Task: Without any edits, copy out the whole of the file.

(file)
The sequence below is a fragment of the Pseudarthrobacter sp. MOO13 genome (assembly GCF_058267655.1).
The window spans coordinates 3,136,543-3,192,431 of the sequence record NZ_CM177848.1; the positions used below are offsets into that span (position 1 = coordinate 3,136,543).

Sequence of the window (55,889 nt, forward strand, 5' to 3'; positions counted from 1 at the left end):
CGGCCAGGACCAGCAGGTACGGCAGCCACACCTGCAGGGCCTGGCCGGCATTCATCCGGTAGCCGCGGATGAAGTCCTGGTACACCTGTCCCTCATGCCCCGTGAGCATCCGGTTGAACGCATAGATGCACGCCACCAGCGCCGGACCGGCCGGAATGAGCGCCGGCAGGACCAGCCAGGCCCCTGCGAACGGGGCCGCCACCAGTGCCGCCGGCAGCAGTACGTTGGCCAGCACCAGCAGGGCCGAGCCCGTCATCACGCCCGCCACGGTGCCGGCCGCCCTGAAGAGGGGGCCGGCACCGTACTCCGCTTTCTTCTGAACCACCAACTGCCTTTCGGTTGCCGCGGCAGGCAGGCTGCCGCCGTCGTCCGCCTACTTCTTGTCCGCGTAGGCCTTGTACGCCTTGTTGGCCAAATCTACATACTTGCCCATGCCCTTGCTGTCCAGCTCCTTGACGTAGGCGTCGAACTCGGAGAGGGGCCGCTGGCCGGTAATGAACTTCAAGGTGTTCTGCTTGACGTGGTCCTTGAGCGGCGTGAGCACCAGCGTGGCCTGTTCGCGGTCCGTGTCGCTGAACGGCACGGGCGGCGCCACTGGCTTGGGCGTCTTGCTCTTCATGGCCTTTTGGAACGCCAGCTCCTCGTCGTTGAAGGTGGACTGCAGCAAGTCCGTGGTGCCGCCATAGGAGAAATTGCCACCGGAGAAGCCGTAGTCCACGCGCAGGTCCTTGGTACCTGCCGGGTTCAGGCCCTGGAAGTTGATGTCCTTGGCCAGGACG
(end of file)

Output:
The sequence below is a fragment of the Pseudarthrobacter sp. MOO13 genome (assembly GCF_058267655.1).
The window spans coordinates 3,136,543-3,192,431 of the sequence record NZ_CM177848.1; the positions used below are offsets into that span (position 1 = coordinate 3,136,543).

Sequence of the window (55,889 nt, forward strand, 5' to 3'; positions counted from 1 at the left end):
CGGCCAGGACCAGCAGGTACGGCAGCCACACCTGCAGGGCCTGGCCGGCATTCATCCGGTAGCCGCGGATGAAGTCCTGGTACACCTGTCCCTCATGCCCCGTGAGCATCCGGTTGAACGCATAGATGCACGCCACCAGCGCCGGACCGGCCGGAATGAGCGCCGGCAGGACCAGCCAGGCCCCTGCGAACGGGGCCGCCACCAGTGCCGCCGGCAGCAGTACGTTGGCCAGCACCAGCAGGGCCGAGCCCGTCATCACGCCCGCCACGGTGCCGGCCGCCCTGAAGAGGGGGCCGGCACCGTACTCCGCTTTCTTCTGAACCACCAACTGCCTTTCGGTTGCCGCGGCAGGCAGGCTGCCGCCGTCGTCCGCCTACTTCTTGTCCGCGTAGGCCTTGTACGCCTTGTTGGCCAAATCTACATACTTGCCCATGCCCTTGCTGTCCAGCTCCTTGACGTAGGCGTCGAACTCGGAGAGGGGCCGCTGGCCGGTAATGAACTTCAAGGTGTTCTGCTTGACGTGGTCCTTGAGCGGCGTGAGCACCAGCGTGGCCTGTTCGCGGTCCGTGTCGCTGAACGGCACGGGCGGCGCCACTGGCTTGGGCGTCTTGCTCTTCATGGCCTTTTGGAACGCCAGCTCCTCGTCGTTGAAGGTGGACTGCAGCAAGTCCGTGGTGCCGCCATAGGAGAAATTGCCACCGGAGAAGCCGTAGTCCACGCGCAGGTCCTTGGTACCTGCCGGGTTCAGGCCCTGGAAGTTGATGTCCTTGGCCAGGACG